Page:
webdesignoob — 2012-07-05T00:03:07-04:00 — #1
Hello everyone I’ve been reading a few articles on direct mailing for gaining new customers and I was just wondering if you could give me tips on your past experiences using this method. So I’ll go over what I already know and what my current strategy is. I will treat mailing like A/B splitting tests. I will carefully track what converts and what does not—wording, any deals that are included, type of brochure etc-- carefully making adjustments according to what works and what doesn’t.
I am still working on building my list of potential clients. Narrowing down my niche further (Maybe family owned restaurants?). If anyone has any further advice on this I’d be glad to hear it. There are list brokers out there who specialize in these sorts of things, and I am looking into my local chamber of commerce for such lists as well. But do you think it’d be better if I just do a quick scan of restaurants out there instead and maybe run my own due diligence (Though this sounds costly)? Or to even peruse through the yellow pages and see what I can find?
What makes someone throw out an envelope, and what makes someone read it? How can I ensure that my envelope will be read? I want to buy plain envelopes and maybe print out a logo on it, use some nice eye catching but clean sans-serif fonts, but that is all I have so far.
Anyone one have any solid experience i.e. a/b testing on this?
This I already have. I will make it concise as possible. I haven’t really decided on my call to action. Is a free consultation even an incentive nowadays? Would it be too cheesy to put in brackets beside that “$100 value”? Probably… I’m offering webdesign, SEO and SMM, not a discounted futon.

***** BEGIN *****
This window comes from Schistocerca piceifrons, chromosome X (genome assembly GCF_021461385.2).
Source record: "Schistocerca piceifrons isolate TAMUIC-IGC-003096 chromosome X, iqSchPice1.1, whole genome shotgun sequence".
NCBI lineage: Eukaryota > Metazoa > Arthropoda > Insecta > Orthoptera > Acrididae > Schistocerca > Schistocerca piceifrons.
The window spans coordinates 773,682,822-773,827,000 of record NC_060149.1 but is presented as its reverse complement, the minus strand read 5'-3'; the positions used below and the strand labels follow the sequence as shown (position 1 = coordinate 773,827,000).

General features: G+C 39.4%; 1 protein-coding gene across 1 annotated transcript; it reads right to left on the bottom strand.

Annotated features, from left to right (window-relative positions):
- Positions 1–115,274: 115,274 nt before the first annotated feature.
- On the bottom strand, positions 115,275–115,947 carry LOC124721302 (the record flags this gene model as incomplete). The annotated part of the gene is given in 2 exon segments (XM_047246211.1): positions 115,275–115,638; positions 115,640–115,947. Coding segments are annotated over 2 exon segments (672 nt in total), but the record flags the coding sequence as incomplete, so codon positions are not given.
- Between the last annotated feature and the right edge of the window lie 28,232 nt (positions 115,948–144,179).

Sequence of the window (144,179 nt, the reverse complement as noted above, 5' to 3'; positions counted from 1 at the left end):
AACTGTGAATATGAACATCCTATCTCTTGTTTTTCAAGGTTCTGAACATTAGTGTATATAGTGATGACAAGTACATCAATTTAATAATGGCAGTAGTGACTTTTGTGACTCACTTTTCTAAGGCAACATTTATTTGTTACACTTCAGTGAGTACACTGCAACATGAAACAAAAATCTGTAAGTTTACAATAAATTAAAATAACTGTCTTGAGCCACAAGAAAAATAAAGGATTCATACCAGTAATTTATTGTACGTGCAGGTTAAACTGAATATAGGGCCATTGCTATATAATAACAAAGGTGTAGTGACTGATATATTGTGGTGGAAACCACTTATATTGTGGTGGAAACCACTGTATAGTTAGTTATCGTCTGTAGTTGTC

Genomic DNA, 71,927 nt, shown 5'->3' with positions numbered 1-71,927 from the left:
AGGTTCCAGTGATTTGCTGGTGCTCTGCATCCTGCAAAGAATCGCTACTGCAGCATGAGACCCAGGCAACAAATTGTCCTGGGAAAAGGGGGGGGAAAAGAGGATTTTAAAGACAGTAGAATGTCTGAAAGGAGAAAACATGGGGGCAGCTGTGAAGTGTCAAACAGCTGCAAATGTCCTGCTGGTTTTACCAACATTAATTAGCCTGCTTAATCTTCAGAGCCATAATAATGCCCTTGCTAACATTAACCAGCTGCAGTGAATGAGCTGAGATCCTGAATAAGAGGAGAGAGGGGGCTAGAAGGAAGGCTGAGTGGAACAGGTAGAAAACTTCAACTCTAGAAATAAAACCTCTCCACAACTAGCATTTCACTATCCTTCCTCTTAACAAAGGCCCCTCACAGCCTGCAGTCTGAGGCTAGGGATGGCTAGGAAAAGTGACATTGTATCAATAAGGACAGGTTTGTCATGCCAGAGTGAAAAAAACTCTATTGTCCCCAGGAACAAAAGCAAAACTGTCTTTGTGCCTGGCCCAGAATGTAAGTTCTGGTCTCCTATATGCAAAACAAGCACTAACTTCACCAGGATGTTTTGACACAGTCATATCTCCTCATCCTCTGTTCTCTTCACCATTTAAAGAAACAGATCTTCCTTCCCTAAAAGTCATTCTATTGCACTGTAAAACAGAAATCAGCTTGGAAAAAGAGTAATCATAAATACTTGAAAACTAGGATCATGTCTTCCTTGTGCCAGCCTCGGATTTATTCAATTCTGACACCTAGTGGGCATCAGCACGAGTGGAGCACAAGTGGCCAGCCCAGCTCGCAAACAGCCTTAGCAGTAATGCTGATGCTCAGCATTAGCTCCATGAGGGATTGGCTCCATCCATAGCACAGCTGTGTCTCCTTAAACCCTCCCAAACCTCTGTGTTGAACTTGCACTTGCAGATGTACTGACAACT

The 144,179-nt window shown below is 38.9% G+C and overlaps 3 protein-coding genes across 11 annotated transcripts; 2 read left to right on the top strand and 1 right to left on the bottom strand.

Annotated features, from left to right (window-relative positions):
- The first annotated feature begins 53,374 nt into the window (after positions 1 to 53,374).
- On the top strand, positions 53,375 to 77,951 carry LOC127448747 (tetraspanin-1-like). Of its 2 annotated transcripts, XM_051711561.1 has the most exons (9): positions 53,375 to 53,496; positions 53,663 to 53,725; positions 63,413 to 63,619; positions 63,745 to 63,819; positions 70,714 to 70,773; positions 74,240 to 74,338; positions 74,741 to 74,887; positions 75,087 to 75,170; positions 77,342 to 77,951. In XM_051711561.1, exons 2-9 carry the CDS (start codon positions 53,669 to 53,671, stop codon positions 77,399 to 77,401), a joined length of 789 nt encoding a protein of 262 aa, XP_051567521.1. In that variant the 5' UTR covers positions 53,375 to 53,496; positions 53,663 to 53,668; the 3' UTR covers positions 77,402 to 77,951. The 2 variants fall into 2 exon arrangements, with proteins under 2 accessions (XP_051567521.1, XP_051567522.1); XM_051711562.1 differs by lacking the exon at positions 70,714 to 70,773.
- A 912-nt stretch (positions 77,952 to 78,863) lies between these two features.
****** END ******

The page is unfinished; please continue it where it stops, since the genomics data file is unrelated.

So I decided that since I’m highly targeting my audience, adding in a brochure would help with the conversions. The question is what kind? I plan on adding some full website templates that I have done but I think the three fold pamphlet is a little cheesy and overdone. I actually am a fan of the accordian fold one but I’m not exactly sure how this is done on what paper…. I am willing to spend extra money on this because it seems like you buy brochure paper that’s a little longer than the usual 8”x11” and you simply cut it in half. Overall I think you save some paper costs, printing costs (smaller size) plus it looks really unique and sleek.
I am talking about something like this:
Follow-Up & Plan B:
I plan on following up a week later with a call on those who did not call me. If anything I can try to generate warm leads from them. Which leads me to plan B. I will try to prequalify my leads by narrowing down my target audience as much as I can but I expect between a 5-10% response rate through this mailing method, maybe less. So if I send out 100 letters I’ll get 5 call backs. However even if I do not work with anyone who has called me back I can ask for a lead. (I will try to get at least 5 out of everyone I talk to so I’ll at least have some warm leads at all times).
mikl — 2012-07-05T10:45:41-04:00 — #2
I can't add much to the advice I gave in your previous thread. No doubt other people here will have some useful tips.
However, I will pick up one of your points. You say: I plan on following up a week later with a call on those who did not call me.
This is exactly the opposite of what you should be doing. Just think about it. You send out a hundred mailings. You get maybe five replies. The other 95 throw the mailing in the bin. (That would be quite a respectable result, by the way.) So why are you wasting time on the 95, when you should be concentrating on the five?
If someone didn't reply, it almost certainly means he's not interested. He doesn't need your services now, and doesn't foresee needing them in the future. Following up with a cold phone call not only wastes your time, but it is likely to irritate him and cause bad feeling. Better to write off the 95, and put your effort into converting the five who replied into happy customers.
webdesignoob — 2012-07-05T17:16:36-04:00 — #3